There is no enforceable compromise between the parties because the record before the Court indicates there was never a meeting of the minds as to the specific terms of a settlement. Defense counsel's July 31 text message to KFC's counsel presented the terms of defendants' proposed settlement offer.[74] According to Schott, KFC agreed to settle the matter after receiving this text message because it was under the impression that the terms in KFC's July 25 proposal related to defendants' remediation obligations would be included in a final, formal agreement.[75] KFC's acquiescence to defendants' July 31 text message was not reduced to writing other than in the Court's 60-day dismissal order, which simply stated that the Court had “been advised by counsel for all parties” that a compromise had been reached.[76] There is thus no documentary evidence before the Court establishing that KFC agreed to a settlement on the terms presented in the July 31 text message alone.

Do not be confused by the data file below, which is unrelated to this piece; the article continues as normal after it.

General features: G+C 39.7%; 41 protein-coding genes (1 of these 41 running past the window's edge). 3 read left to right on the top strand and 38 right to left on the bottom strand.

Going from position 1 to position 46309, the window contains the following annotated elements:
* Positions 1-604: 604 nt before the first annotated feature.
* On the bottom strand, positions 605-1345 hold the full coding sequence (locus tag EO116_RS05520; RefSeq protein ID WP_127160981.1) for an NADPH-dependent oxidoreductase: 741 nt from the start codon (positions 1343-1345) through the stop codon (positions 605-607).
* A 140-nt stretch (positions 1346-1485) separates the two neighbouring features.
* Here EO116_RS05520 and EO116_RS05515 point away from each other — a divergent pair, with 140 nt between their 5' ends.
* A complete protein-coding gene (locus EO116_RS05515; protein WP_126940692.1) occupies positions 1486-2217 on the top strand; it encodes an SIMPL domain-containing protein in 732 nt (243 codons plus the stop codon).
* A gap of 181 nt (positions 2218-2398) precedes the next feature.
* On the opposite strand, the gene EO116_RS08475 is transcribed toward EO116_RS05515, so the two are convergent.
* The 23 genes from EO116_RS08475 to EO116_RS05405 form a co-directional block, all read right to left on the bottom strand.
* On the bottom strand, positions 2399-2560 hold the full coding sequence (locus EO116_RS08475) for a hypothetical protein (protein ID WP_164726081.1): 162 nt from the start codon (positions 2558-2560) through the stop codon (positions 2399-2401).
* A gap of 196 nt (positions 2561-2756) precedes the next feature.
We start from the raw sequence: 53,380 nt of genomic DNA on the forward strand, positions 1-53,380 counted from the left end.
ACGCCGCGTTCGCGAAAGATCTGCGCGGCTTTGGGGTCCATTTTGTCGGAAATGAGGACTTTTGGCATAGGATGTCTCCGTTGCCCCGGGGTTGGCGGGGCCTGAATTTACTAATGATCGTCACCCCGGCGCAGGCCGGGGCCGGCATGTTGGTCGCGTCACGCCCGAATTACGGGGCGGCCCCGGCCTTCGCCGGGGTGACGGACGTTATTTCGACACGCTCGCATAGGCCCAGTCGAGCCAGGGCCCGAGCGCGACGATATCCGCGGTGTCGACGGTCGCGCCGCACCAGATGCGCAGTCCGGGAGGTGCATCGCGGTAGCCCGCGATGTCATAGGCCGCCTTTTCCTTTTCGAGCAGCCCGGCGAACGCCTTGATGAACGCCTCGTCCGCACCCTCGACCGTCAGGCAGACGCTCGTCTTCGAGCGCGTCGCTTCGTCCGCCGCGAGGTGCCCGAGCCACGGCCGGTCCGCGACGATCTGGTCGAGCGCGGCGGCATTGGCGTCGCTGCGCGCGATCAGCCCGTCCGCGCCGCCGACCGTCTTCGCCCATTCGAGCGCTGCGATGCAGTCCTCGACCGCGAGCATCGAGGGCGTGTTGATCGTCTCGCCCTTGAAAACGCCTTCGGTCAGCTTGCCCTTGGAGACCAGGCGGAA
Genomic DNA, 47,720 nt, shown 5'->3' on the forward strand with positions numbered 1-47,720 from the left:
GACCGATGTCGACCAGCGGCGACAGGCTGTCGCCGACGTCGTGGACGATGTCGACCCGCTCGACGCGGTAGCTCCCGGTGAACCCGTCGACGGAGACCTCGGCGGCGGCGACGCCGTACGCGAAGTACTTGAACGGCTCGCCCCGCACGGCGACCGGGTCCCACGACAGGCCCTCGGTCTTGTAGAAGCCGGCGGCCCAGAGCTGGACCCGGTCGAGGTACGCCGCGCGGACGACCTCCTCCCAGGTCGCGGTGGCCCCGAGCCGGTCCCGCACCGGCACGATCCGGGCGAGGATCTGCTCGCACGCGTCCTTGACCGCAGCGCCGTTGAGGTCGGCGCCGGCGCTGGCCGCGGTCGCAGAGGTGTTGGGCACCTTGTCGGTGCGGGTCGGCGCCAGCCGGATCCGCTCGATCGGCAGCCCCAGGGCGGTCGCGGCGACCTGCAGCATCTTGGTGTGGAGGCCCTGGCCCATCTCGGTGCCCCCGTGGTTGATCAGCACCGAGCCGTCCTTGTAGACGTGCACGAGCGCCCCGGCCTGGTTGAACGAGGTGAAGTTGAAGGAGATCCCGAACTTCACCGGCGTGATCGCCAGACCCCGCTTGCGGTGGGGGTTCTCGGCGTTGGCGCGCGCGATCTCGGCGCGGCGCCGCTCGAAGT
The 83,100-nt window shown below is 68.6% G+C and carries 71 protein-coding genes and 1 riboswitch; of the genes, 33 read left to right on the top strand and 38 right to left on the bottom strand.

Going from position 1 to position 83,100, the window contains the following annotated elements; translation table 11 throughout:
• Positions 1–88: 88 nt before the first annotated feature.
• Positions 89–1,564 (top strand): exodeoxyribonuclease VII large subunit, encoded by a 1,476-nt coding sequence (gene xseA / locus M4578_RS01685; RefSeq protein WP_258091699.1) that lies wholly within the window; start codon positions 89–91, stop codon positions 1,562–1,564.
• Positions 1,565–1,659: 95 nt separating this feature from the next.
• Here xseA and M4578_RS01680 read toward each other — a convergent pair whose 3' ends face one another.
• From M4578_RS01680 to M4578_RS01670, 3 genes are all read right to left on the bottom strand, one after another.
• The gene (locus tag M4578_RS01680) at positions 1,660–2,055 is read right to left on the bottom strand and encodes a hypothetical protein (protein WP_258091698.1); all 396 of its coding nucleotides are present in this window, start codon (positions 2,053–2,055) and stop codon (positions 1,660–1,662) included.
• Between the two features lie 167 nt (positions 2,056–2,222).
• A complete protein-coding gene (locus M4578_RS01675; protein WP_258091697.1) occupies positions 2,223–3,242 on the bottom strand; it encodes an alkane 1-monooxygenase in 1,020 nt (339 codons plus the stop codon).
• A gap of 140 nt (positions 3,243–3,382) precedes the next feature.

The record before the Court instead shows that the parties never came to an agreement as to the terms of a final compromise. On the evening of July 31, 2018-hours after they notified the Court of their settlement-the parties had a clear disagreement about the settlement's terms.[77] The emails between the parties reveal that they disagreed about KFC's ongoing rights with respect to defendants' remediation.[78] Specifically, KFC sought to include a provision allowing it to reopen the litigation if defendants failed to remediate the Property.[79] Defendants objected to such a provision, and did not want “to give KFC any authority to monitor Iron Rooster's remediation.”[80] The parties' email correspondence further shows that throughout August 2018, they also disagreed about whether Iron Rooster would indemnify KFC for any costs it incurred during a subsequent LDEQ action related to the Property.[81] These disagreements prevented the parties from finalizing and consummating a settlement.